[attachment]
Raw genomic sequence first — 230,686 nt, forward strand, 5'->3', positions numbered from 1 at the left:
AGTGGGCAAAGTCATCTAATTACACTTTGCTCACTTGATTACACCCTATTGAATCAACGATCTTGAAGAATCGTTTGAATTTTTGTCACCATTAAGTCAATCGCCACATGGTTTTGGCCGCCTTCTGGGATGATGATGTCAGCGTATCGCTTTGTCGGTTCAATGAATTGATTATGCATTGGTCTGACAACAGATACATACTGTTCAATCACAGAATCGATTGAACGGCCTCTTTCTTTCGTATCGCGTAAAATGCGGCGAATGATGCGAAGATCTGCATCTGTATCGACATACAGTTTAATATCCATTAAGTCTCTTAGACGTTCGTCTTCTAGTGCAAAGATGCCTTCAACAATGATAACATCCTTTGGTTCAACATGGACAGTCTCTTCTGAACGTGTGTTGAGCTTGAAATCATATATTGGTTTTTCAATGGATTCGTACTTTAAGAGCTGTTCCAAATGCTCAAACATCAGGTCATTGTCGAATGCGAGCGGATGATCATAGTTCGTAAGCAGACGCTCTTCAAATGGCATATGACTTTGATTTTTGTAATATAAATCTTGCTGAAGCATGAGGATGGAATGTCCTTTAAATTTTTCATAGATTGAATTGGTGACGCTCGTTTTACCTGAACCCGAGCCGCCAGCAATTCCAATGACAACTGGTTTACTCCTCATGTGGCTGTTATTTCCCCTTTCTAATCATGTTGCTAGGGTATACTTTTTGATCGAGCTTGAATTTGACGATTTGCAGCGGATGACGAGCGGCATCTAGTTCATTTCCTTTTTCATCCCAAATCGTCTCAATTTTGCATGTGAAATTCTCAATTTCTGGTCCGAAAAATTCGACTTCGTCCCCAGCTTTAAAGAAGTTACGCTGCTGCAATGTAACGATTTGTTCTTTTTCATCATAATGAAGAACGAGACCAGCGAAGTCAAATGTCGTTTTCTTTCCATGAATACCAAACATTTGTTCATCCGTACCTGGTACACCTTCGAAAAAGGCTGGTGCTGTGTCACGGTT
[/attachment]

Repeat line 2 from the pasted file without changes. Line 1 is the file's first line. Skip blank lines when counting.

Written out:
AGTGGGCAAAGTCATCTAATTACACTTTGCTCACTTGATTACACCCTATTGAATCAACGATCTTGAAGAATCGTTTGAATTTTTGTCACCATTAAGTCAATCGCCACATGGTTTTGGCCGCCTTCTGGGATGATGATGTCAGCGTATCGCTTTGTCGGTTCAATGAATTGATTATGCATTGGTCTGACAACAGATACATACTGTTCAATCACAGAATCGATTGAACGGCCTCTTTCTTTCGTATCGCGTAAAATGCGGCGAATGATGCGAAGATCTGCATCTGTATCGACATACAGTTTAATATCCATTAAGTCTCTTAGACGTTCGTCTTCTAGTGCAAAGATGCCTTCAACAATGATAACATCCTTTGGTTCAACATGGACAGTCTCTTCTGAACGTGTGTTGAGCTTGAAATCATATATTGGTTTTTCAATGGATTCGTACTTTAAGAGCTGTTCCAAATGCTCAAACATCAGGTCATTGTCGAATGCGAGCGGATGATCATAGTTCGTAAGCAGACGCTCTTCAAATGGCATATGACTTTGATTTTTGTAATATAAATCTTGCTGAAGCATGAGGATGGAATGTCCTTTAAATTTTTCATAGATTGAATTGGTGACGCTCGTTTTACCTGAACCCGAGCCGCCAGCAATTCCAATGACAACTGGTTTACTCCTCATGTGGCTGTTATTTCCCCTTTCTAATCATGTTGCTAGGGTATACTTTTTGATCGAGCTTGAATTTGACGATTTGCAGCGGATGACGAGCGGCATCTAGTTCATTTCCTTTTTCATCCCAAATCGTCTCAATTTTGCATGTGAAATTCTCAATTTCTGGTCCGAAAAATTCGACTTCGTCCCCAGCTTTAAAGAAGTTACGCTGCTGCAATGTAACGATTTGTTCTTTTTCATCATAATGAAGAACGAGACCAGCGAAGTCAAATGTCGTTTTCTTTCCATGAATACCAAACATTTGTTCATCCGTACCTGGTACACCTTCGAAAAAGGCTGGTGCTGTGTCACGGTT